To help ease a burgeoning sugar crisis, some major producers from Negros Island have asked President Marcos to free up for domestic sale their “homeless” sugar, or the inventory that the government had allocated for export to the United States under a controversial and oftentimes criticized as antiquated quota system.
Central Azucarera de Bais Inc. (CAB) and Central Azucarera de San Antonio Inc. (Casa) have a combined volume of 9,679 metric tons (MT) of outstanding class A raw sugar which they have been requesting the Sugar Regulatory Administration (SRA) to reclassify into class B stocks that could be sold to the local market.
In a July 4 letter to Mr. Marcos, who has concurrently taken on the role of Agriculture Secretary, CAB and Casa appealed for the reversal of the SRA’s “unreasonable, arbitrary and discriminatory” denial of their application for sugar reclassification amid the sugar regulator’s own admission of “severe” shortage and that the country may run out of raw sugar supply this August.
At odds with SRA
This portion of sugar inventory became homeless as the two firms decided to hold on to them while they “vigorously opposed the SRA’s pernicious and unabated practice of forcing producers to quedan sugar for export, even as domestic prices were significantly higher.”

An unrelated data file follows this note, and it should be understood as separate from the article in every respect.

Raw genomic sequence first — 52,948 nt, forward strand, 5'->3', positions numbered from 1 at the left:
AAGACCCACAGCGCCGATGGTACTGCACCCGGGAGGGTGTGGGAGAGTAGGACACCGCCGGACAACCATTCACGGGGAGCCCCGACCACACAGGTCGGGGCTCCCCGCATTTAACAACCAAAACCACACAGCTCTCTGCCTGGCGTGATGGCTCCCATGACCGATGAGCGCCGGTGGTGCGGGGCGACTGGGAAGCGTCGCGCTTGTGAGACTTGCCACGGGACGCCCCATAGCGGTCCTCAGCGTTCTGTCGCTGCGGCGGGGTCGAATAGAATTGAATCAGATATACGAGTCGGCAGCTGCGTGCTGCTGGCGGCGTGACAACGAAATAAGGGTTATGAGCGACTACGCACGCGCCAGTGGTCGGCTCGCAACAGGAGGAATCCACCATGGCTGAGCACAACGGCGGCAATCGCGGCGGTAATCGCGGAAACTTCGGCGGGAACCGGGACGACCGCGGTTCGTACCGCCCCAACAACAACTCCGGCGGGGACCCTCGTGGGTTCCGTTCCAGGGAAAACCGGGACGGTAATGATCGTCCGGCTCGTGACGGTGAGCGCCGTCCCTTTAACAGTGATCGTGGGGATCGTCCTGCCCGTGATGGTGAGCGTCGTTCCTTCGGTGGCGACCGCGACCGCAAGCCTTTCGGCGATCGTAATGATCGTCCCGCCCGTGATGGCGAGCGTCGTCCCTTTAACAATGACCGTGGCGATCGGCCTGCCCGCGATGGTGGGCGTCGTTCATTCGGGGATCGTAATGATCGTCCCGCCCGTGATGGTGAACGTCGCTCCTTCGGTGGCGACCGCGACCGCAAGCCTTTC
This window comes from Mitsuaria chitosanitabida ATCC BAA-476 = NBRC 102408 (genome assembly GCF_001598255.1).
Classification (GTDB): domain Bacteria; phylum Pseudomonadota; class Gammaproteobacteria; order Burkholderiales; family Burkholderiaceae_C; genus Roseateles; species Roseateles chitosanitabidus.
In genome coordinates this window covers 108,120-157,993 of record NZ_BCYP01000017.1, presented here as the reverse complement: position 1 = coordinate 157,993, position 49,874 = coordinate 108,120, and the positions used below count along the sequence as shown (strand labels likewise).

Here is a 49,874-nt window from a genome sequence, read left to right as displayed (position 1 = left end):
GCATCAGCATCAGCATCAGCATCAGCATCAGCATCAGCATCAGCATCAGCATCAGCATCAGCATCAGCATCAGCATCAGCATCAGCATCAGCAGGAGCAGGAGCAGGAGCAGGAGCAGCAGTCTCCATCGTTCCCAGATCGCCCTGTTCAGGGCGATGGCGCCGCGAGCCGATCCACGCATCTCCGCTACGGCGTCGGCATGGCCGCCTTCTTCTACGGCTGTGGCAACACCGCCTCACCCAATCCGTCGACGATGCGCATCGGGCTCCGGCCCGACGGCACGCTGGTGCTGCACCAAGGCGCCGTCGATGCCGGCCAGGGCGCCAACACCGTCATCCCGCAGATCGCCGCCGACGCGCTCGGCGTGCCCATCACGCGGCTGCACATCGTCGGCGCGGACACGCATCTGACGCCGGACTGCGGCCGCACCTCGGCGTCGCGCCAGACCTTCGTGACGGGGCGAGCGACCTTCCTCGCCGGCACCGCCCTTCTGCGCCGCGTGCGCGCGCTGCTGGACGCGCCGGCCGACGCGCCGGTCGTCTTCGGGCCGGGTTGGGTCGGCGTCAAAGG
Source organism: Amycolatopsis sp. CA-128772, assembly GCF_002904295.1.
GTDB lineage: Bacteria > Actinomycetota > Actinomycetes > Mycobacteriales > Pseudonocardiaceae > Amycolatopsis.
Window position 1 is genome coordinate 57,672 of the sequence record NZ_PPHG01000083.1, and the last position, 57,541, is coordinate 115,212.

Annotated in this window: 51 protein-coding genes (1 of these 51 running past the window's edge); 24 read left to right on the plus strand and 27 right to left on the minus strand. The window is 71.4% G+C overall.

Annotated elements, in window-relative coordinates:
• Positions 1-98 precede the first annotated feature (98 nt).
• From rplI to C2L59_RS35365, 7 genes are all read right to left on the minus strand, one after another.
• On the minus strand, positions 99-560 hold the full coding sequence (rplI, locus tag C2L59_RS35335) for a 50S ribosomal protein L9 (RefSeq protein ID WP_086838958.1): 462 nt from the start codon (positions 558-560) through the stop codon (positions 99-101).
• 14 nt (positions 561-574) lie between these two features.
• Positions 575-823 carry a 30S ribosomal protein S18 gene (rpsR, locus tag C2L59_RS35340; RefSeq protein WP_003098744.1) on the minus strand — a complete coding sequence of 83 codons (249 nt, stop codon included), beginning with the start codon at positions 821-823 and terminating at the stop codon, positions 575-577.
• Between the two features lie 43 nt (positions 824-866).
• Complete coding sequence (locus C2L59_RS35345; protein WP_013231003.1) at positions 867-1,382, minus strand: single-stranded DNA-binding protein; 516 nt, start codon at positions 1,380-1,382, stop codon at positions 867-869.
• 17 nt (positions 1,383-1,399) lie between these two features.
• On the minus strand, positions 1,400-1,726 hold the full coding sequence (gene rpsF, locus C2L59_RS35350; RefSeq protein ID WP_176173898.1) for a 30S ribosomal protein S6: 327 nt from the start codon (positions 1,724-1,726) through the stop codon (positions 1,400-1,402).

In the letter, a copy of which was obtained by Inquirer, the sugar firms cited a report from the US Department of Agriculture Global Agricultural Information Network which noted that for the last three crop years, the Philippines’ average domestic consumption of sugar had reached about 2.3 million MT versus an average production volume of only 2 million MT.
“The SRA allocated export sugar only to resort to importation (through its so-called expert replenishment scheme) because the said export depleted the already short sugar supply,” the sugar firms said.
CAB and Casa recalled that prior to the term of SRA Hermenegildo Serafica and former Agriculture Secretary William Dar, sugar quedan reclassification was a tool used by regulators to address sugar shortages, arguing that conversion “should take precedence over importation.” There were past instances when raw sugar supply previously earmarked for export to the US market was recalled and reclassified to address local sugar shortfalls.
Major rethink urged
Overall, the Negros-based companies urged a rethinking of the country’s mandatory sugar export system, citing a 2021 policy discussion paper issued by the National Economic and Development Authority (Neda) itself, which stated that “the allocation of quedans for sugar exports to the US has outlived its usefulness and introduces unwanted distortions in the market.”
The Neda policy paper titled “An assessment of reform directions for the Philippine Sugar Industry” said such allocation appeared “incongruous” in a situation where domestic requirement already matched or exceeded domestic production.
For its part, the SRA justifies maintenance of the quedan allocation on the desirability of continued access to the preferential US sugar market.
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